Recall the financial crisis in 2008 and the first thing that will knock the head will be structured finance deals. In the last posts we have tried to put on the explanations to these structured product.
The financial media reported “At the end of last year we started to see a surge in CLO [collateralized loan obligation] issuance, and now we are going to start to see a surge in CDO issuance. These are the same instruments that were used in the last credit boom, which turned out to be one of the greatest credit booms in history, from 2003 to 2007.”
The demand for corporate bonds is outstripping supply is one of the major reason there will be shift to structured finance. Taking from different point of view as a nascent credit boom, coupled with low-interest rates, spurs banks and investment firms to test the market for high-yielding, riskier assets.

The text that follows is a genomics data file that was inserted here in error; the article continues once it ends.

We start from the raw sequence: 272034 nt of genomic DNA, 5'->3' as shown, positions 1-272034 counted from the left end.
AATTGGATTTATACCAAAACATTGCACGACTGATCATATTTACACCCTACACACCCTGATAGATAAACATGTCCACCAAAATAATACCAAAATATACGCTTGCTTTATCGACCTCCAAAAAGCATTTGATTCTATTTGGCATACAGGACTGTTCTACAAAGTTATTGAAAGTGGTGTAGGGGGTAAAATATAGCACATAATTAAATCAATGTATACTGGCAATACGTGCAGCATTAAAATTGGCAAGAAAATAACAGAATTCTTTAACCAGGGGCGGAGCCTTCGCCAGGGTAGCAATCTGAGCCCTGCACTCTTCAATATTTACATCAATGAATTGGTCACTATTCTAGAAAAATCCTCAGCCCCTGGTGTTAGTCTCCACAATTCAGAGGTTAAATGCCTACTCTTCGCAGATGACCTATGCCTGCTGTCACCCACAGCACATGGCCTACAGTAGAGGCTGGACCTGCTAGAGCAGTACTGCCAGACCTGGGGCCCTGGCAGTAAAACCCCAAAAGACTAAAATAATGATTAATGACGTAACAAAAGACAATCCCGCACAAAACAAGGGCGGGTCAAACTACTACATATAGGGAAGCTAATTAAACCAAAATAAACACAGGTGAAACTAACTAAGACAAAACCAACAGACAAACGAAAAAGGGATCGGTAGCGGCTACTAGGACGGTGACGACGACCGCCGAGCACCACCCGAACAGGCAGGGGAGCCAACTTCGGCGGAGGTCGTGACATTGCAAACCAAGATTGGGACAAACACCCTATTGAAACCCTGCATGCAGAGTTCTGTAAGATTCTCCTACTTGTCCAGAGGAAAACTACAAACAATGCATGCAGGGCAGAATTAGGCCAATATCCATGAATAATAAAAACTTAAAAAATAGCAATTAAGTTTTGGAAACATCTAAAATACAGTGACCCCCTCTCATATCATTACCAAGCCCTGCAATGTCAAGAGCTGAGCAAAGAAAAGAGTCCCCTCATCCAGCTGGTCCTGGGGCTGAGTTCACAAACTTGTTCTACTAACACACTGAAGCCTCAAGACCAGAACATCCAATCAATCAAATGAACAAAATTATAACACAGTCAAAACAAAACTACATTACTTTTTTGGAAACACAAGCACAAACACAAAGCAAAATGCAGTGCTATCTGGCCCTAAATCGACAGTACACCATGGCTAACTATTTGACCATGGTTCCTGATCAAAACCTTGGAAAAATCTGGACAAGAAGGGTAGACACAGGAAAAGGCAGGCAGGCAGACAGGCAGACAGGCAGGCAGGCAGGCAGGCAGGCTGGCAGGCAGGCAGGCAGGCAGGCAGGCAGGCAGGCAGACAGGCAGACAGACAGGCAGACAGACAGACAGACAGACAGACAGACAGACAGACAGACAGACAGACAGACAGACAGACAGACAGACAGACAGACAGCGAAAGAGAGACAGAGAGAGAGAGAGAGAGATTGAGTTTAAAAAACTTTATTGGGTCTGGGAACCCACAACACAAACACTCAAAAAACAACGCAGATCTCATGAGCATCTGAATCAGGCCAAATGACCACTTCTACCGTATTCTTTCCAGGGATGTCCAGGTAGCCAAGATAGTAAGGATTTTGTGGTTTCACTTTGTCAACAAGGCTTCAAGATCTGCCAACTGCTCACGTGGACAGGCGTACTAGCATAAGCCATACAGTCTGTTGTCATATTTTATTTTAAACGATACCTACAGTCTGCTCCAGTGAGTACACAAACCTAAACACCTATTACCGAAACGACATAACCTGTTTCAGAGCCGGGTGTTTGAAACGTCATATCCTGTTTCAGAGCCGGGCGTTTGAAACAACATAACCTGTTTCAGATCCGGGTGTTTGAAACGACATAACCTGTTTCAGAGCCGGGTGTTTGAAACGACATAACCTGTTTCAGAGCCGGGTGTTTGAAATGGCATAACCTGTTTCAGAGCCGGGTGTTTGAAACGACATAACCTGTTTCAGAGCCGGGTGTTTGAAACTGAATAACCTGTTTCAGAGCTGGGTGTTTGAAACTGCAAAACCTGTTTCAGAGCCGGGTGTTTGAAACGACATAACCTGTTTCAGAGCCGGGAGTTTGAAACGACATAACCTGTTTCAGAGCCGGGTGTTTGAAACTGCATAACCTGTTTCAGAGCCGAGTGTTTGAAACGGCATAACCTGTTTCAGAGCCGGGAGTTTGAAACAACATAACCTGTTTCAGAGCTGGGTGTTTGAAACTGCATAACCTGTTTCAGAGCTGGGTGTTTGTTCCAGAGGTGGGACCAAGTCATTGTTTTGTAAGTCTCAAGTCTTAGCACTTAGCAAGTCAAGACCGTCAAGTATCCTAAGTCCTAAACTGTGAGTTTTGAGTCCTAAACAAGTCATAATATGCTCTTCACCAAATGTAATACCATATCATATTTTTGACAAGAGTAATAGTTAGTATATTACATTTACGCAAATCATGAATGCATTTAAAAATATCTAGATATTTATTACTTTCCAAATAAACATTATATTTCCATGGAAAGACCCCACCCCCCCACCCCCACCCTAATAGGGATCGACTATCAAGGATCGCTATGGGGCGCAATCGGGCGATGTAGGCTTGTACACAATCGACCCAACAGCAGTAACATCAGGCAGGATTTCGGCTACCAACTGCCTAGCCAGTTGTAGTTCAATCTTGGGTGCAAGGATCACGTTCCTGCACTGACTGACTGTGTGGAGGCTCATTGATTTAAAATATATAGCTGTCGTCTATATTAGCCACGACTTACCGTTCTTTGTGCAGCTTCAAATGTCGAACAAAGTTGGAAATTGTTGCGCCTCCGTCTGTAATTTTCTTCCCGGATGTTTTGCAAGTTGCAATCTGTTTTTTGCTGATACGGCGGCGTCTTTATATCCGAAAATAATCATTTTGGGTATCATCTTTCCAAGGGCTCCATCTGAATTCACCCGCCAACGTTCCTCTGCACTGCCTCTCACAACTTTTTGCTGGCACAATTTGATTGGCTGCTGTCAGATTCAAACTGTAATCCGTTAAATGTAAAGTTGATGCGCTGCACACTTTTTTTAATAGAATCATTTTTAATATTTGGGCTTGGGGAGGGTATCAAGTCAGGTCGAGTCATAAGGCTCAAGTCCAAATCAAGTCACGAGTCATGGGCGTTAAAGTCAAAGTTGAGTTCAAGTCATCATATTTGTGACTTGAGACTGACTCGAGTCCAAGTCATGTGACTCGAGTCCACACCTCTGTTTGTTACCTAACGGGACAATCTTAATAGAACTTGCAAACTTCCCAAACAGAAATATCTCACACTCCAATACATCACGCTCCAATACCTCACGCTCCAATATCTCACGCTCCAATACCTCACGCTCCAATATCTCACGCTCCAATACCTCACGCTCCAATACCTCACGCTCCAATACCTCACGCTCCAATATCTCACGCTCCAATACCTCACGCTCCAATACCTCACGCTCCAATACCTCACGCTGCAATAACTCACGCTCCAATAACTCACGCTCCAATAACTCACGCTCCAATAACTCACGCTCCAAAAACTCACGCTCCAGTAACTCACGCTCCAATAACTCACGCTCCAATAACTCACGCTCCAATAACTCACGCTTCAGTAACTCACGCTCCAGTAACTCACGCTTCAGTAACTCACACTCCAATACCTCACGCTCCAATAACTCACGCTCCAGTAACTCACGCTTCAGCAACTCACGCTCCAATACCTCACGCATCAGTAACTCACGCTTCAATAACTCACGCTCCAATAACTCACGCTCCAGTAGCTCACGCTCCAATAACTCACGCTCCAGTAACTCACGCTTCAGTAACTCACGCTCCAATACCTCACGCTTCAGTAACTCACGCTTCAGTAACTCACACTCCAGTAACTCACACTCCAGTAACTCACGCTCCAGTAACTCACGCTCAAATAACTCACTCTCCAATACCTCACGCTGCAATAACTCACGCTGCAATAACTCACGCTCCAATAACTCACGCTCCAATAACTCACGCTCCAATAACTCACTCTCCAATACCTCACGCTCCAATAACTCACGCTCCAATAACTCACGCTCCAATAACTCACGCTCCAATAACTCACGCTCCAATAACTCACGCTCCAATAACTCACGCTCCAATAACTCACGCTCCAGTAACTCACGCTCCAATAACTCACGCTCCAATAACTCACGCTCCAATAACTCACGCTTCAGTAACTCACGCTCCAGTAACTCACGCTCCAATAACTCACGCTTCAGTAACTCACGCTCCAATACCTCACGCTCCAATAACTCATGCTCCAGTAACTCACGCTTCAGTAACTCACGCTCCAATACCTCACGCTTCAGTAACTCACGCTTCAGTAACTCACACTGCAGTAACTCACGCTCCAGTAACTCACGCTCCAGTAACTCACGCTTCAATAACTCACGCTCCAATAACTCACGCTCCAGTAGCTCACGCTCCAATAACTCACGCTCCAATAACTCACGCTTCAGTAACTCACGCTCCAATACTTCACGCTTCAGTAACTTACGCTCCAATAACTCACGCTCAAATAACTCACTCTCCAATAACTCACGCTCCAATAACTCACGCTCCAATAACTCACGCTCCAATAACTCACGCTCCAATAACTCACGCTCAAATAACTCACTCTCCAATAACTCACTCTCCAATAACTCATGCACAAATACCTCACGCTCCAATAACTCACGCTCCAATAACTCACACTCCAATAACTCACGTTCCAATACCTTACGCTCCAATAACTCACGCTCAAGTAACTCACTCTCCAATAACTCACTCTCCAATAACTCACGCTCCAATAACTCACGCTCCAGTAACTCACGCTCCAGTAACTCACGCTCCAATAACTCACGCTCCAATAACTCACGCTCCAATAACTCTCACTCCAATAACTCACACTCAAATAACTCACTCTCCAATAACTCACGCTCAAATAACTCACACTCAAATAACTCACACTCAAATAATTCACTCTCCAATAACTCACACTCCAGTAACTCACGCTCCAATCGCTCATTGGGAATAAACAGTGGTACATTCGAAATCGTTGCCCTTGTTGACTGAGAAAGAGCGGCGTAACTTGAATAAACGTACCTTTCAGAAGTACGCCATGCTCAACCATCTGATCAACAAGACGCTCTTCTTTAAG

To recall CDOs, which are collateralized against an asset pool comprising of a variety of bonds and other fixed income securities, were blamed for the 2008 financial the crisis. Investors purchase a “tranche” of the CDO comprising different types of debt with varying degrees of credit risk. The riskier the tranche, the more it pays.
While few reports of CDOs from other banks have emerged, several CLOs – which are similar in structure to CDOs, but securitized purely against loans – were launched in January by the likes of Bank of America, Goldman Sachs and Citi. The CLOs ranged in size from $515 million to $1.3 billion.
We may see the structured finance in fashion soon if it goes the same way.
- Collateralized Debt Obligation – Back to school (sandyyadav.com)